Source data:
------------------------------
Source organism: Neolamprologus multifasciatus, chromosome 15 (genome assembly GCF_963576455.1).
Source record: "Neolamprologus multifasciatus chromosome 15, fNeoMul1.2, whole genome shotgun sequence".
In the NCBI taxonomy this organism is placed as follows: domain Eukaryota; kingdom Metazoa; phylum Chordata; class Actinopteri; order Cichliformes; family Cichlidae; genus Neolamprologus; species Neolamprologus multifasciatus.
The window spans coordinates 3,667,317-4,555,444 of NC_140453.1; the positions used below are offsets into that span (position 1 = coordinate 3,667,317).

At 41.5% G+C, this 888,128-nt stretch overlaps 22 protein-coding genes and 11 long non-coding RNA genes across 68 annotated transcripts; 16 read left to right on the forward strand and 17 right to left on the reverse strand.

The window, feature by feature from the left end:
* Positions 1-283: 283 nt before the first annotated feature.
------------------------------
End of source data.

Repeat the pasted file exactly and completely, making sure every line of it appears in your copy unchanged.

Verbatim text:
Source organism: Neolamprologus multifasciatus, chromosome 15 (genome assembly GCF_963576455.1).
Source record: "Neolamprologus multifasciatus chromosome 15, fNeoMul1.2, whole genome shotgun sequence".
In the NCBI taxonomy this organism is placed as follows: domain Eukaryota; kingdom Metazoa; phylum Chordata; class Actinopteri; order Cichliformes; family Cichlidae; genus Neolamprologus; species Neolamprologus multifasciatus.
The window spans coordinates 3,667,317-4,555,444 of NC_140453.1; the positions used below are offsets into that span (position 1 = coordinate 3,667,317).

At 41.5% G+C, this 888,128-nt stretch overlaps 22 protein-coding genes and 11 long non-coding RNA genes across 68 annotated transcripts; 16 read left to right on the forward strand and 17 right to left on the reverse strand.

The window, feature by feature from the left end:
* Positions 1-283: 283 nt before the first annotated feature.